Plasma iron in laying hens is about five times higher
than in non-laying birds and mammals. About half the total iron
has properties different from those of tx'ansferrin-bound iron.
It has been suggested by some workers that the non-transferrin
iron is bound to conalbumin.
In the present work studies were made on plasma
containing the native non-radioactive iron and on plasma to which
radioactive iron Fe) had been added in vivo or in vitro.
Several types of separation techniques (gel filtration on Sephadex,
adsorption on magnesium carbonate, chromatography on DEAE-cellulose)
were employed for the fractionation of the plasma and the
identification of the iron-binding components. Studies were also
made on cockerels where a plasma iron picture similar to that
found normally in laying hens could be induced by the administration
of oestrogen. The results of all these experiments indicate that
the non-transferrin iron is associated with phosphoprotein and
not with conalbumin, although an attempt to isolate Pe-labelled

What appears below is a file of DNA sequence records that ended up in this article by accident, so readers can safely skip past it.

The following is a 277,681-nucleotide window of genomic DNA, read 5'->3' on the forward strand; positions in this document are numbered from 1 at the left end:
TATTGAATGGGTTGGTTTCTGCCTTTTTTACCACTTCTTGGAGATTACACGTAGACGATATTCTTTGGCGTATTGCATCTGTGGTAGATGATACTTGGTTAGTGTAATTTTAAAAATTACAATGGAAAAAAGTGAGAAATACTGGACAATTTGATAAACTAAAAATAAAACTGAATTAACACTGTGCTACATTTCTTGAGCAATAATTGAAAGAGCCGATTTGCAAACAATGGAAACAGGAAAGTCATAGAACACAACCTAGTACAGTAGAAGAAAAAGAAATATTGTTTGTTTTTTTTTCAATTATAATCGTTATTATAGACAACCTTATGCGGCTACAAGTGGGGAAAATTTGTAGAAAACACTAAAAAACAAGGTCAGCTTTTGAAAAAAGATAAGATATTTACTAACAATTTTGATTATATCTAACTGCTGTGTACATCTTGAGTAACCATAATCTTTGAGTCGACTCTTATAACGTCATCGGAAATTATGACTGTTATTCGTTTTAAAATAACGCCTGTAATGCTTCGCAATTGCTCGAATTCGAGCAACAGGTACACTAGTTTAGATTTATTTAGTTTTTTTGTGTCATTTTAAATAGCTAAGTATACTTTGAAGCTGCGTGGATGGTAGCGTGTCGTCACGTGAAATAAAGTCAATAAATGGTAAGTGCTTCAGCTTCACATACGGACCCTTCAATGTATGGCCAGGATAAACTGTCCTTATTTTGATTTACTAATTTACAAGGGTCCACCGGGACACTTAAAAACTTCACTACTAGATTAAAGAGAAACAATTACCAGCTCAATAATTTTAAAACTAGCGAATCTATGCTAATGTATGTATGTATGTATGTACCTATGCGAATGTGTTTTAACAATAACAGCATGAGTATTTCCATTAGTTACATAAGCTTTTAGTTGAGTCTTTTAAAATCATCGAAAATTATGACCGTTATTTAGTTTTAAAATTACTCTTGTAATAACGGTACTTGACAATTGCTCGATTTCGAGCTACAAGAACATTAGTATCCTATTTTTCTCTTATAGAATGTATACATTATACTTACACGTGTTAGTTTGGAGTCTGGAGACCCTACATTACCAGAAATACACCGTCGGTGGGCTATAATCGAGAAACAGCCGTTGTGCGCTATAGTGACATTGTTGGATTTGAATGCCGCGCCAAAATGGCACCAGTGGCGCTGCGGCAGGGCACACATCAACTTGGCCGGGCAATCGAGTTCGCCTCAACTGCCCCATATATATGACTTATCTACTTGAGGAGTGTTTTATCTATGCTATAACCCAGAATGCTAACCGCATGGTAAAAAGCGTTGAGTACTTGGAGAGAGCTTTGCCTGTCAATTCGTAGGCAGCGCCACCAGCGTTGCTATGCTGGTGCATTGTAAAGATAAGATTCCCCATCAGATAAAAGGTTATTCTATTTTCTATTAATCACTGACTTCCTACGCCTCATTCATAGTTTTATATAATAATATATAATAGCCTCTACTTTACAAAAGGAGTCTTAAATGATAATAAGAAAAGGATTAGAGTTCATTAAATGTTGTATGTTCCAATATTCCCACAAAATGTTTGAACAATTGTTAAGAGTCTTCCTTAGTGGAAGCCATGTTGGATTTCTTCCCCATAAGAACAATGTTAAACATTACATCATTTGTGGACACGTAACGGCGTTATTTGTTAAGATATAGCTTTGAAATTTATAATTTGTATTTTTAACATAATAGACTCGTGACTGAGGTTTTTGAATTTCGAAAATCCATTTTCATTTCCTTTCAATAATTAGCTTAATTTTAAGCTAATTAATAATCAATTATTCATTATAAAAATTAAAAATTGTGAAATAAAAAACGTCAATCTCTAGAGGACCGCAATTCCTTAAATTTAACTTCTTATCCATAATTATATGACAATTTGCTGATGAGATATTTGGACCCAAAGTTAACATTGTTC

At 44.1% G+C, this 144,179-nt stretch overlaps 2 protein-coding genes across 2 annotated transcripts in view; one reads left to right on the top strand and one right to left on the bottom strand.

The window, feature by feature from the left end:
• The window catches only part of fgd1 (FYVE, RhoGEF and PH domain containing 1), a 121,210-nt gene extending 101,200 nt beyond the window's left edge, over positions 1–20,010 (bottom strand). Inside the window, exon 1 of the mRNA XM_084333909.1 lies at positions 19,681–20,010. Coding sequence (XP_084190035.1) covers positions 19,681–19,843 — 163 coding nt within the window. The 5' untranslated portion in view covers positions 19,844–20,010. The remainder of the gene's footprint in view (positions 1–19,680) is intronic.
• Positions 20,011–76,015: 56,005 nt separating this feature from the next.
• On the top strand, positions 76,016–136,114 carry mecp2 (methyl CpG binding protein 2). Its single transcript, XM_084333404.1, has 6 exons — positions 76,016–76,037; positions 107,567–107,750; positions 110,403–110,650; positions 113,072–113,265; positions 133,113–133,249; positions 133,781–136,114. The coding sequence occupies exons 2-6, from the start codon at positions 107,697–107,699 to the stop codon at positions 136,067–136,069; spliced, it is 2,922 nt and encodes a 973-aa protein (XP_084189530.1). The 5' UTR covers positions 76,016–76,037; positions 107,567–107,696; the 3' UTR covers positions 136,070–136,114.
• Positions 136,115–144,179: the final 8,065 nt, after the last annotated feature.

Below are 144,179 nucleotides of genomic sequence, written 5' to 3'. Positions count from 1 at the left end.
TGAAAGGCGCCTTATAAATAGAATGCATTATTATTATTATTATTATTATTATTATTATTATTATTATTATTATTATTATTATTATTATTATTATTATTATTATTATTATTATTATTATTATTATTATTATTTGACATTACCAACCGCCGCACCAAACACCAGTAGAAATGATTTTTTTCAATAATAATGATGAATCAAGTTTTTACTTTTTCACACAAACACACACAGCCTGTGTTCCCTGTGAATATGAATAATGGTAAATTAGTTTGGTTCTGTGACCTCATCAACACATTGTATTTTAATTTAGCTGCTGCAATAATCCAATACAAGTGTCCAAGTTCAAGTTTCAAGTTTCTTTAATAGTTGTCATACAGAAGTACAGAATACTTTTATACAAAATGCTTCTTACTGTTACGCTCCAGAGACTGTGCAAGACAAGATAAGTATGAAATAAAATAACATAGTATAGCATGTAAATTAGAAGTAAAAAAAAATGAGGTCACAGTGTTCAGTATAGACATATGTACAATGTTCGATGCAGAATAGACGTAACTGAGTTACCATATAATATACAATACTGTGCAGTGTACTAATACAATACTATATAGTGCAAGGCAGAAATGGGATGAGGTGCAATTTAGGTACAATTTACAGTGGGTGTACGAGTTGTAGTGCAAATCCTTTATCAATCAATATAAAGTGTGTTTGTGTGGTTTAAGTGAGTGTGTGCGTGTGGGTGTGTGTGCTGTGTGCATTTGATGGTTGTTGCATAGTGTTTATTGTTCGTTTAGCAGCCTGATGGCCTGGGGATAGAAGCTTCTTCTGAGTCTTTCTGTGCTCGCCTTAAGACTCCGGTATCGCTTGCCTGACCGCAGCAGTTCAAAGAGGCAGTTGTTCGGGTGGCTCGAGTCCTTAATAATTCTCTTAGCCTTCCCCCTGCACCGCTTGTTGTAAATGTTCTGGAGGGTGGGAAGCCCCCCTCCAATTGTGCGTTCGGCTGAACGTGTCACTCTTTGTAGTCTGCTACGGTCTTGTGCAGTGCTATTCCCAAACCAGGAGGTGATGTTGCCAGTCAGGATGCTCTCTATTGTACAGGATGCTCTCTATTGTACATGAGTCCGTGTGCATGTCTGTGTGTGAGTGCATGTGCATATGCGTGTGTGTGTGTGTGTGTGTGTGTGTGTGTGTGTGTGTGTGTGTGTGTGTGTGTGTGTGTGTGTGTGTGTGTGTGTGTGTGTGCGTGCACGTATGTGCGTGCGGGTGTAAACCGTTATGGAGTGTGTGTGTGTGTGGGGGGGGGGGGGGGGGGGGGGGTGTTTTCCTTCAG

phosphoprotein quantitatively was only partially successful.
The findings of other workers who have used, various electrophoretic
techniques are discussed and found to be explicable on the basis
of this hypothesis.
Specific radioactivity measurements made after the
incubation of J Pe-transferrin (in normal cockerel plasma) with
the phosphoprotein iron in plasma from laying hens show that
there is no exchange between the two iron fractions in vitro.
Similar measurements made after the intravenous injection of
Fe-transferrin show that in laying hens and oestrogen-treated
cockerels transferrin iron serves as a precursor of the
phosphoprotein iron. Thus the phosphoprotein iron is presumably
derived from transferrin iron in vivo by some process other than
simple transfer in the plasma. It is proposed that the iron
is taken from transferrin by the newly synthesized phosphoprotein
which is leaving the liver cells to be released in the blood
plasma, and that the possible funotion of the phosphoprotein
iron is to serve as a source of iron for the eggs.